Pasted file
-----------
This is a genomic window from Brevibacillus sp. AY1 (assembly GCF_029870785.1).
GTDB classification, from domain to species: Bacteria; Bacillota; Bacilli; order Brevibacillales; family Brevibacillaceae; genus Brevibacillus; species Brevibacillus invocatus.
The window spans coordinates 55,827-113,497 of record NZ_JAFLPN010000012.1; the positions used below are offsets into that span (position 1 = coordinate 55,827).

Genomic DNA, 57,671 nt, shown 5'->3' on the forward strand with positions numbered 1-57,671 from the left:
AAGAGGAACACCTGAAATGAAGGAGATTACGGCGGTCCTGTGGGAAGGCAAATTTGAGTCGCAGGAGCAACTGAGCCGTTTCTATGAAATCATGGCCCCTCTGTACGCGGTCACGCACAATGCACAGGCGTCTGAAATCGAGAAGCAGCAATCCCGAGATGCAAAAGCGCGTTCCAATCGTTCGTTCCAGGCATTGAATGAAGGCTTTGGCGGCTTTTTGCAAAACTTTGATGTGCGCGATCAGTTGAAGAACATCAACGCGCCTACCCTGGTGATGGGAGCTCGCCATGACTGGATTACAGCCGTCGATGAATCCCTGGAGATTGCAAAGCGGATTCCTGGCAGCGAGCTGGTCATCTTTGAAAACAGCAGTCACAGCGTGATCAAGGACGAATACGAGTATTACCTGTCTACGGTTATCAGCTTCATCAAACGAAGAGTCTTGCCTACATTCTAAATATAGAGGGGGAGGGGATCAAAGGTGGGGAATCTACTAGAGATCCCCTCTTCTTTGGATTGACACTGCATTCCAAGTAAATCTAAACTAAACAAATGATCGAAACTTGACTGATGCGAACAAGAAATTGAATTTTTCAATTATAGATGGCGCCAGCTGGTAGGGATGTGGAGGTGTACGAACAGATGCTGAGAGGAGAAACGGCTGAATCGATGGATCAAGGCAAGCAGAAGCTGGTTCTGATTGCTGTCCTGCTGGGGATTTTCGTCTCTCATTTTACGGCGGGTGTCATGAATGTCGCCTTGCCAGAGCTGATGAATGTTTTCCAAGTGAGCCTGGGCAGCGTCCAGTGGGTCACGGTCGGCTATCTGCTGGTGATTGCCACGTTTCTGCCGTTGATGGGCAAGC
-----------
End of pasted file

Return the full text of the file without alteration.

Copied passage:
This is a genomic window from Brevibacillus sp. AY1 (assembly GCF_029870785.1).
GTDB classification, from domain to species: Bacteria; Bacillota; Bacilli; order Brevibacillales; family Brevibacillaceae; genus Brevibacillus; species Brevibacillus invocatus.
The window spans coordinates 55,827-113,497 of record NZ_JAFLPN010000012.1; the positions used below are offsets into that span (position 1 = coordinate 55,827).

Genomic DNA, 57,671 nt, shown 5'->3' on the forward strand with positions numbered 1-57,671 from the left:
AAGAGGAACACCTGAAATGAAGGAGATTACGGCGGTCCTGTGGGAAGGCAAATTTGAGTCGCAGGAGCAACTGAGCCGTTTCTATGAAATCATGGCCCCTCTGTACGCGGTCACGCACAATGCACAGGCGTCTGAAATCGAGAAGCAGCAATCCCGAGATGCAAAAGCGCGTTCCAATCGTTCGTTCCAGGCATTGAATGAAGGCTTTGGCGGCTTTTTGCAAAACTTTGATGTGCGCGATCAGTTGAAGAACATCAACGCGCCTACCCTGGTGATGGGAGCTCGCCATGACTGGATTACAGCCGTCGATGAATCCCTGGAGATTGCAAAGCGGATTCCTGGCAGCGAGCTGGTCATCTTTGAAAACAGCAGTCACAGCGTGATCAAGGACGAATACGAGTATTACCTGTCTACGGTTATCAGCTTCATCAAACGAAGAGTCTTGCCTACATTCTAAATATAGAGGGGGAGGGGATCAAAGGTGGGGAATCTACTAGAGATCCCCTCTTCTTTGGATTGACACTGCATTCCAAGTAAATCTAAACTAAACAAATGATCGAAACTTGACTGATGCGAACAAGAAATTGAATTTTTCAATTATAGATGGCGCCAGCTGGTAGGGATGTGGAGGTGTACGAACAGATGCTGAGAGGAGAAACGGCTGAATCGATGGATCAAGGCAAGCAGAAGCTGGTTCTGATTGCTGTCCTGCTGGGGATTTTCGTCTCTCATTTTACGGCGGGTGTCATGAATGTCGCCTTGCCAGAGCTGATGAATGTTTTCCAAGTGAGCCTGGGCAGCGTCCAGTGGGTCACGGTCGGCTATCTGCTGGTGATTGCCACGTTTCTGCCGTTGATGGGCAAGC